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Say it ain't Sojo.
Perhaps it was karmic retribution for Al Weis's game-tying home run in the deciding match of the '69 World Series. After all, the utility infielder posted a 1.290 OPS during the Fall Classic, over double the mark he reached in 103 regular season games. Winning a championship on the backs of performances like that accrues a cosmic debt that has to be repaid eventually.
At least that's one explanation for how Luis Sojo's eighty-hop ground ball found its way through the Mets' infield in the ninth inning of another decisive Game Five played at Shea, this one during the 2000 World Series. The True Yankee dribbled the 142nd and final pitch from Al Leiter through the lefty's wicket for a two-out, tie-breaking single.
Befitting a World Series in which all the contests were won by a margin of either one or two runs, the Mets got Mike Piazza to the plate in a position where he could have tied the game with a swing of the bat. Unfortunately, as fortuitously placed as as Sojo's slow roller was placed, Piazza's season-ending fly against Mariano Rivera wasn't: a 400-foot moon shot drilled to the one part of the park that could contain it. The loss dropped the Mets to exactly .500 in World Series play. To date, the team has won two, lost two, amassing a 12-12 record in the process.
- Jaime Cerda is 34. The lefty reliever made his MLB debut as a Met during the 2002 Subway Series and struck out three of the five batters he faced. Not a bad way to kick things off.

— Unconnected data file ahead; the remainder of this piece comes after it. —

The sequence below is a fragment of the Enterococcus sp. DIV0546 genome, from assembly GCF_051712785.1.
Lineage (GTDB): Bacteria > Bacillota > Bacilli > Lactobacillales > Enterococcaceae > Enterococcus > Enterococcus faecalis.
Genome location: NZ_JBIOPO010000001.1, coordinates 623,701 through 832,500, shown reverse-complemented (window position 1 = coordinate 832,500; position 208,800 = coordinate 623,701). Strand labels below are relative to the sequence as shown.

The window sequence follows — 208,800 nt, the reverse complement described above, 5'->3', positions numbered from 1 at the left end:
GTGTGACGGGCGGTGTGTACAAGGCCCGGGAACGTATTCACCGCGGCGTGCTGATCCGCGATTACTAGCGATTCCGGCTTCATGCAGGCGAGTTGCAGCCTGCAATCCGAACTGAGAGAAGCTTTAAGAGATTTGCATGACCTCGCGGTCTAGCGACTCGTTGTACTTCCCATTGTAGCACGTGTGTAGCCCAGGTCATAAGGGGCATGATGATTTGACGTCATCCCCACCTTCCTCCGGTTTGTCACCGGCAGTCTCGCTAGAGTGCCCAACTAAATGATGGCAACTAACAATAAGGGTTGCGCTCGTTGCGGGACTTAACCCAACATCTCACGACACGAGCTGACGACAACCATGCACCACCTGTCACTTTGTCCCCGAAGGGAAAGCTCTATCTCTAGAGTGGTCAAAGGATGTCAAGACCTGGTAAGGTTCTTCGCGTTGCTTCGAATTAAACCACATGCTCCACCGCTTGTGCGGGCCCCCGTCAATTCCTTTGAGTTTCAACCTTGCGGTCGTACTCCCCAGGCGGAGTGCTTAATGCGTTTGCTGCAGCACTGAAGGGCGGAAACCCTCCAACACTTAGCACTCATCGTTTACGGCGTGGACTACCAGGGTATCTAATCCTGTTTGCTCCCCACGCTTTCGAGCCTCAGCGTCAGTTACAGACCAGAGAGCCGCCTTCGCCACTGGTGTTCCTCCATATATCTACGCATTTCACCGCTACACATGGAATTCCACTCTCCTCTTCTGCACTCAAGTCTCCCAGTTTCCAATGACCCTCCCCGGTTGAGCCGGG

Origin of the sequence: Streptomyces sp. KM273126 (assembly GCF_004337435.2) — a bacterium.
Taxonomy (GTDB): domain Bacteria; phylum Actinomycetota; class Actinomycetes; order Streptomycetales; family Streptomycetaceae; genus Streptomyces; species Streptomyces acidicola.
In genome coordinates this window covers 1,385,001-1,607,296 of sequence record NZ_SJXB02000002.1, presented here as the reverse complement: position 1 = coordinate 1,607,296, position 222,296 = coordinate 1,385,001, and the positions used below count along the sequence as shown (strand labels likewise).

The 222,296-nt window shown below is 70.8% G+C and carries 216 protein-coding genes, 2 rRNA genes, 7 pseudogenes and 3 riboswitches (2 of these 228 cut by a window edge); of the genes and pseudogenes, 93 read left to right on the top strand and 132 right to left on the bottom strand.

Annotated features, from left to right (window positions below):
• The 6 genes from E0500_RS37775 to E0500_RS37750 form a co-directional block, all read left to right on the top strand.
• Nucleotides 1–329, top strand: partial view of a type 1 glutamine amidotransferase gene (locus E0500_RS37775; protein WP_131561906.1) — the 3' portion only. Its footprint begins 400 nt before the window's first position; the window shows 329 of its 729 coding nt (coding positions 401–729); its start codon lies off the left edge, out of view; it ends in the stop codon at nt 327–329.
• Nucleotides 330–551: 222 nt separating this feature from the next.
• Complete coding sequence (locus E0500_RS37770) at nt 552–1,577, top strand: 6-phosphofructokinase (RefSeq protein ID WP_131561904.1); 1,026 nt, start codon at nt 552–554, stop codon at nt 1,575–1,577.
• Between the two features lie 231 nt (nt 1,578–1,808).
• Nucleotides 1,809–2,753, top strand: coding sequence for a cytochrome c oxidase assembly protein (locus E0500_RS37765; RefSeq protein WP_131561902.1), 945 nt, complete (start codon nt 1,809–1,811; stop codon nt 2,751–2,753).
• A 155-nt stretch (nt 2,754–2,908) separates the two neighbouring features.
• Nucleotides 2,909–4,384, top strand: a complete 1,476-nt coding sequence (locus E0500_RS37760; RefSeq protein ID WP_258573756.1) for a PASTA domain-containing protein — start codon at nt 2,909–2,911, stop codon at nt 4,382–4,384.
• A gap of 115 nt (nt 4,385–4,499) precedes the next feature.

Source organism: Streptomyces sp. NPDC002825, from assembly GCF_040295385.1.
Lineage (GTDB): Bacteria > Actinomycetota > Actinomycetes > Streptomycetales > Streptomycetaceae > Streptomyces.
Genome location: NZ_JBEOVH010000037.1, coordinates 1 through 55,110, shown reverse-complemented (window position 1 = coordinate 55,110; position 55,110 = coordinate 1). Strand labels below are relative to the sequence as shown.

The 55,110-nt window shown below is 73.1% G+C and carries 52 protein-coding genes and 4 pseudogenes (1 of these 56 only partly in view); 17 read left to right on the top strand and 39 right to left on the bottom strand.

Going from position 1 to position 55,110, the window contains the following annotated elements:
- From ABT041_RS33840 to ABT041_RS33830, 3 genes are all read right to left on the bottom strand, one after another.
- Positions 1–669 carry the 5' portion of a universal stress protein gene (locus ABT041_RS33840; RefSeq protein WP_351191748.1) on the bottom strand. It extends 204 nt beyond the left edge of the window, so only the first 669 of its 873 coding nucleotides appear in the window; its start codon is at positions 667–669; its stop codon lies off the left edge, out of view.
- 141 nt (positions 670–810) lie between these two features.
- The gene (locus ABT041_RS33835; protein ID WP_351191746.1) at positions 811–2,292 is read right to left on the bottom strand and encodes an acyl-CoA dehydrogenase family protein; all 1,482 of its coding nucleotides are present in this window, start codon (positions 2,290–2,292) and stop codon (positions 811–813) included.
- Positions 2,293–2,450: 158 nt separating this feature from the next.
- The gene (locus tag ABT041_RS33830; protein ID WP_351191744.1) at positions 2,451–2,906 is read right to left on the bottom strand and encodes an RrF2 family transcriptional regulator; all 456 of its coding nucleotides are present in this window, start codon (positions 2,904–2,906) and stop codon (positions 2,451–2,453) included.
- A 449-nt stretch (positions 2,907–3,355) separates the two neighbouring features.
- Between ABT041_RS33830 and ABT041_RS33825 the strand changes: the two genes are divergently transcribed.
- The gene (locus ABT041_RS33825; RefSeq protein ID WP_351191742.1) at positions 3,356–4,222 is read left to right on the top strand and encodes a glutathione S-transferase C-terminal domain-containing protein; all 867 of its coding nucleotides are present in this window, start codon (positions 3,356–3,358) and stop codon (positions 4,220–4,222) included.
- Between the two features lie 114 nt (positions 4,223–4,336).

- Elio Chacón, shortstop for the '62 Mets, would have been 76 today. However, the Venezuelan infielder lives on as an equerry to indie rock royalty, though. According to Jimmy Breslin's chronicle of New York's inaugural season, Can't Anybody Here Play This Game?, center fielder Richie Ashburn grew tired of colliding with the Spanish-speaking Chacón on shallow flies, so he began shouting "I have it" in the infielder's native tongue. Not knowing the meaning of ¡yo la tengo!, monoglot outfielder Frank Thomas barreled into Ashburn instead.
The Mets have gained and lost a franchise-great slugger via free agency on October 26. In 1993, after nine years and 192 big flies, the team severed ties with Howard Johnson. Only two seasons removed from leading the NL in homers and RBI, Hojo suffered an abrupt, injury-induced decline and the Mets opted to let the erstwhile third baseman finish his career elsewhere.
Five years later, GM Steve Phillips worked out a deal with the man who would break Johnson's club record for most RBI in a single season, inking Mike Piazza to a seven year, $91M deal. With an AAV of "only" $13 million, the contract seems kinda quaint in these heady days, but at the time, it was the biggest in MLB history.
Amazin'-ly Tenuous Connection
On this date 149 years ago, the Pony Express was officially put out to pasture after just 18 months of service. Capable of delivering a letter from St. Joseph, Missouri to Sacramento, California in ten days, riders in the fast mail service moved at a pace nearly as quick as Angel "El Caballo Loco" Pagan, the Crazy Horse stole 87 bases for the Mets between 2008 to 2011.